Softwood requires treatment or else insects and moisture will destroy it. The industry workaround is treating it with chemical preservatives. These are traditionally applied by hand or by soaking. However pressure treated wood is more permanent and therefore worth the additional cost.
Pressure treatment ensures a more uniform application that extends the life of the product. Moreover, the process takes place in a controlled environment as the material rolls in giant pressurized tanks. This is the chosen method for extending the life of softwood structural timbers, ties and poles in permanent installations.
Things to Know Before Working with Pressure Treated Wood
The degree of protection depends on how long the lumber was exposed to the preservative. Before purchasing, check whether the wood is suitable for ‘above ground use only’ or whether it can be on, or in the ground
The Canadian Government recommends alkaline copper quaternary (ACQ) or copper azole (CA-B) for residential projects. However chromated copper arsenate is no longer available because it is not environmentally unfriendly.
IMPORTANT GOVERNMENT SAFETY TIPS
# Always wash – especially children’s hands after touching treated wood
# Use a table cloth to prevent food touching pressure treated wood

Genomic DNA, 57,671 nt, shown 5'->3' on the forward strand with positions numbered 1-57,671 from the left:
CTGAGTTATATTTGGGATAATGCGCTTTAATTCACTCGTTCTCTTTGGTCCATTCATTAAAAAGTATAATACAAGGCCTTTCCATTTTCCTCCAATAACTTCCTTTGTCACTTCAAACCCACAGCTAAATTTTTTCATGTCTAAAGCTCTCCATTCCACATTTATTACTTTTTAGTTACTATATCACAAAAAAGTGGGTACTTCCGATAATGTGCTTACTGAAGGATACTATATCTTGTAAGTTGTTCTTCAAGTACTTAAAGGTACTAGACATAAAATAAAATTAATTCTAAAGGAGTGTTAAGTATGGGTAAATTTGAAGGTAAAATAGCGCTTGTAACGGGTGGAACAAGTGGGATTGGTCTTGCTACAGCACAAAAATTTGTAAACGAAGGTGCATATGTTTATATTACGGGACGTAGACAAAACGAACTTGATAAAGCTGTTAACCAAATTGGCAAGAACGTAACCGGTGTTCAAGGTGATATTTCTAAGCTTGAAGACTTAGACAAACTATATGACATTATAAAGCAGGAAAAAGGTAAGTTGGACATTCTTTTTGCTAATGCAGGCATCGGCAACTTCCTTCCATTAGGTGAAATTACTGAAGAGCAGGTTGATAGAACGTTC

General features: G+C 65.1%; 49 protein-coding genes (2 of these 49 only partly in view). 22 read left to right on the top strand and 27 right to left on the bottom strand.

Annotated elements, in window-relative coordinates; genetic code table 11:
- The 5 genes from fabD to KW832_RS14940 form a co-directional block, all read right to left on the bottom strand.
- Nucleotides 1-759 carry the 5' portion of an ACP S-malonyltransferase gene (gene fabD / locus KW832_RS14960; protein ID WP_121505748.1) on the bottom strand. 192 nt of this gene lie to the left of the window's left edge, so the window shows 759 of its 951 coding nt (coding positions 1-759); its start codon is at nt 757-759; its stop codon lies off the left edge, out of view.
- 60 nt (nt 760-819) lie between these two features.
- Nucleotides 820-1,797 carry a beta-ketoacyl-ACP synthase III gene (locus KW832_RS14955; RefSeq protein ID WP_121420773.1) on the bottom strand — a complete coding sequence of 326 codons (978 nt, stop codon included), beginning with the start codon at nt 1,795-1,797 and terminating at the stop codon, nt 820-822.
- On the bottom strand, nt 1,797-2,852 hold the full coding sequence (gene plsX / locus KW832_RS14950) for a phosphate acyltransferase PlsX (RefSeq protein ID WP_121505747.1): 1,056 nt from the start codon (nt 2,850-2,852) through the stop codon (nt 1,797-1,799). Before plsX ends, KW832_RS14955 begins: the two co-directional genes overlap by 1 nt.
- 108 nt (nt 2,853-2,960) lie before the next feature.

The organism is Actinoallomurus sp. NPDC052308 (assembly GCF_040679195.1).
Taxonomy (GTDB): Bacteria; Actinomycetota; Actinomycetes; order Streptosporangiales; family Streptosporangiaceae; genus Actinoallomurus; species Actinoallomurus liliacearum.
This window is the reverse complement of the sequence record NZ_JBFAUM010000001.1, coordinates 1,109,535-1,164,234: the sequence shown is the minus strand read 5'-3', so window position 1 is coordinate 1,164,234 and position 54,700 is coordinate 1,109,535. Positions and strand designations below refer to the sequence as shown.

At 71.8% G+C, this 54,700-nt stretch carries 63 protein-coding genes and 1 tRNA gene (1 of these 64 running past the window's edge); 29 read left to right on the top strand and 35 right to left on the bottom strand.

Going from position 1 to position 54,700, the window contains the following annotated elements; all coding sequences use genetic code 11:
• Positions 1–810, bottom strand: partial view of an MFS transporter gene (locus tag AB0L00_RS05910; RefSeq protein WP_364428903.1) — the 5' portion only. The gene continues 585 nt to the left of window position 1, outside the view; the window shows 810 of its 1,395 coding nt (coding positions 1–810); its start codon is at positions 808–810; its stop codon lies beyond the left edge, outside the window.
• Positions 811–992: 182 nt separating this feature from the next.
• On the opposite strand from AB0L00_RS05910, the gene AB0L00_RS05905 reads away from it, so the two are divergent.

# Do not burn the material because this releases chemicals to the environment
Tips for Working with Pressure-Treated Wood
Check the label or stamp on the material. The number is the minimum amount of preservative the wood absorbed. A higher number indicates more pounds weight of chemical per cubic foot.
There’s still confusion lingering over this, because alkaline copper quaternary and copper azole are more effective than chromated copper arsenate per unit of weight. That’s because they contain higher levels of copper and are therefore more corrosive.
That is in turn why treated lumber manufacturers recommend hot-dipped galvanized, or stainless steel nails, screws, bolts, etc. when working with pressure treated wood. Vinyl or copper flashing is preferred over metal unless the wood has a protective membrane.
Ff you are doing the job yourself, do remember to drill a pilot hole before driving in a screw or nail. That’s because were this to split the wood, then moisture and insects could penetrate beyond the reach of the chemicals.
A Last Few Words for Safety’s Sake
Work outside wearing gloves, safety goggles, and face mask when cutting or sanding pressure treated wood. Avoid burying off cuts, scrap and sawdust. Take these to a recycling plant instead. Treated wood has been a boon for the construction industry. That’s unfortunately because it contains chemicals harmful to some forms of life.
Valiant Exteriors provides this information in the general public interest. Hence this article does not constitute statutory health and safety advice.